Four-fifths of the Madisonian blog is at the IPSC at Depaul this week. I’m really enjoying the papers so far. I highly recommend Lydia Loren’s Aligning Incentives with Reality: Using Motivation for Creation to Shape the Scope of Copyright Protection.
Loren argues that there are many types of works that are now getting copyright protection that don’t necessarily need to be incentivized by this legal regime. For example, she doubts whether the Vatican needs copyright protection to be motivated to produce encyclicals, or emailers need such protection to induce their scribblings. She proposes “less robust, or ‘thin,’ copyright protection for those types of works that do not require the incentive of the copyright to be created and distributed.” She worries that unneeded protection may lead to overproduction of certain works–a concern I share. But her presentation led me to a few questions.
First, do we know that there is a direct relationship between copyrightability of a category of works and the quantity, dissemination, and quality of that category of works? Might we believe that a chain reaction of propertization actually impedes production? If we do, we might want more protection of overproduced works.
(My view is that copyrightability probably significantly affects industrial organization, but I have little idea of its overall effect on quantity, dissemination, and quality, and even if the last variable may be quantified.)
But for now, let’s assume copyrightability does increase quantity. It seems to me that as soon as you try to decide what the â€œtrue level of incentive needed” is for certain categories of works, that proposal must be premised on the idea of an optimal level of production (for example, enough emails and catechisms, not enough music).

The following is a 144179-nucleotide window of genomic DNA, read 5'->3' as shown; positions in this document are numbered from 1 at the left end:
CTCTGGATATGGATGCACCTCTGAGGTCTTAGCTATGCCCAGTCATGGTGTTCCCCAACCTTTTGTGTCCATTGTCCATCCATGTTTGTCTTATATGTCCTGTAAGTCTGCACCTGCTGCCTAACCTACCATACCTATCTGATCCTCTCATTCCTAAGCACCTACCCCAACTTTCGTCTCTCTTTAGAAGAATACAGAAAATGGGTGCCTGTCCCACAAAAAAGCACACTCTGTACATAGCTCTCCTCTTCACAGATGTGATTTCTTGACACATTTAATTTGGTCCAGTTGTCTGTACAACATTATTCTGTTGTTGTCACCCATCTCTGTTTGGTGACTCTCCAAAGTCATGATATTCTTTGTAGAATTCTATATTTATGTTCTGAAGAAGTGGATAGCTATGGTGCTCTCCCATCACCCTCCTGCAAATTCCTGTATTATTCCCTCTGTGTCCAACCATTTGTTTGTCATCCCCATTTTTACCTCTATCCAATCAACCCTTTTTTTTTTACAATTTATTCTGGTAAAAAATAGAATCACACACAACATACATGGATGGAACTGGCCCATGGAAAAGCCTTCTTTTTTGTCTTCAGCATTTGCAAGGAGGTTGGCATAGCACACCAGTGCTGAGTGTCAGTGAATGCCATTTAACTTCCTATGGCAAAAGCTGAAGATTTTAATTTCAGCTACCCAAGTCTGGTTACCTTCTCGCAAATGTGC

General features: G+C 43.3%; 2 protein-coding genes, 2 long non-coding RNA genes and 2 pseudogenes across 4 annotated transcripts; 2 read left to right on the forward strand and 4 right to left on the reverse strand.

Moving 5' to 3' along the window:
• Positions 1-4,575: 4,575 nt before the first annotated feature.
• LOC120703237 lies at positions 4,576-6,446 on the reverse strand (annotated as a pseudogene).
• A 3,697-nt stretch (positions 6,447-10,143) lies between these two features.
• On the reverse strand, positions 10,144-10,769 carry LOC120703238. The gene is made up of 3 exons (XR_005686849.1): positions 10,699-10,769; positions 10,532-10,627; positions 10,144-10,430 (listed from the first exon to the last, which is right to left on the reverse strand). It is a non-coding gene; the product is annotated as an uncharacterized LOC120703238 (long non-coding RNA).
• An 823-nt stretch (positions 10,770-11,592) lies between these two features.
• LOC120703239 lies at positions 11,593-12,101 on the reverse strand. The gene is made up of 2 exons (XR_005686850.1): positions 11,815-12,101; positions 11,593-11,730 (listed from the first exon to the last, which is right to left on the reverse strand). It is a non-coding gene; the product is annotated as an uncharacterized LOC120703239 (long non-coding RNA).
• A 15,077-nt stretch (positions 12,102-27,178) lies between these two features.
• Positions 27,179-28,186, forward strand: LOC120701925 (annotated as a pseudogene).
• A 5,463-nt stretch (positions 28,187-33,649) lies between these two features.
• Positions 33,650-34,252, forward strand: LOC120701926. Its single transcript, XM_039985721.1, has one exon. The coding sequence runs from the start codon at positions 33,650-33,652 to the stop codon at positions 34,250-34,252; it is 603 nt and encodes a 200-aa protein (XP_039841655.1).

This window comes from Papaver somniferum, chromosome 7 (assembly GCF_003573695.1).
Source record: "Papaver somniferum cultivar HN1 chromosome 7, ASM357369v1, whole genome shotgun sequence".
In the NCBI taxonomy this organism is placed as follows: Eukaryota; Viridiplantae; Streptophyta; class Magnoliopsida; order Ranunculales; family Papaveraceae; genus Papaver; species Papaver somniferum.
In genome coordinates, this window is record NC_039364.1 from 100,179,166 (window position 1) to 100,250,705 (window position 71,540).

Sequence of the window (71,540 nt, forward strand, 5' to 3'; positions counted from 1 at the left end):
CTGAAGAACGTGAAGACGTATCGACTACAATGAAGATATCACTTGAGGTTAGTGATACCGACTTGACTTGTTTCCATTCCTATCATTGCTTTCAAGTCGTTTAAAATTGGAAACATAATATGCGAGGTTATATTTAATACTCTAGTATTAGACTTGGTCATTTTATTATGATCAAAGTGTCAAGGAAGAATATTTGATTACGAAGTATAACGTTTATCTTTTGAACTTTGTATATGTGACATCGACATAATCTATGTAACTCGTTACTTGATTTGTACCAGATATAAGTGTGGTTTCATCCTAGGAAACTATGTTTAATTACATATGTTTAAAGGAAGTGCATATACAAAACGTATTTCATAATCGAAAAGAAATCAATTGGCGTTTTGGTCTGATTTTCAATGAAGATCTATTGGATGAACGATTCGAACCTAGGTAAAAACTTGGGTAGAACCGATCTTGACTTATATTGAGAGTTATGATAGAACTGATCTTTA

That in turn raises content-neutrality issues. If you are afraid of overproduction of catechisms, or even â€œforms of works,â€ then you have to start comparing the social value of that category to that of other categories. Doubts about that enterprise lead to objections to efforts to deny porn or advertising protection. . . and they motivate some critiques of Congress’s denial of copyright protection to fashion.
Loren responded to my queries on this score by noting that her proposal is only aimed at affecting the robustness of copyright protection, not its grant in toto. I think that makes a great deal of sense given the trend in IP scholarship to recognize “uniformity costs” of a given legal regime. But I also think that this line of scholarship, at least in cultural realms, is going to have to become increasingly sensitive to the issue of content neutrality. . . unless we start to see copyright as less a “property right” than a form of “welfare” for creators.
Tom Bell has argued that copyright can be modeled better as a subsidy to the creative industries than as a property right. (Recent developments buttress that perspective). In that case, demanding the government give the same rights to all works is like demanding that the NEH give the same size grants to all applicants. For example, in Finley v. NEH, “the Supreme Court ruled 8 to 1 that [a decency test for grants] was constitutional, and that it violated no rights. Grant-seekers, the court noted, were required to submit their proposals to a panel representing diverse points of view; as such, the risk that an arbitrary ruling of indecency would be reached was minimal.”
So perhaps one First Amendment rout-around here would be: Congress sets the term of copyrights to one day for all works, then selectively grants long terms to everything but the disfavored works. But given the Monsanto and Reilly opinions on trade secret takings, we might worry that that interim step constitutes a taking…at least for already copyrighted works.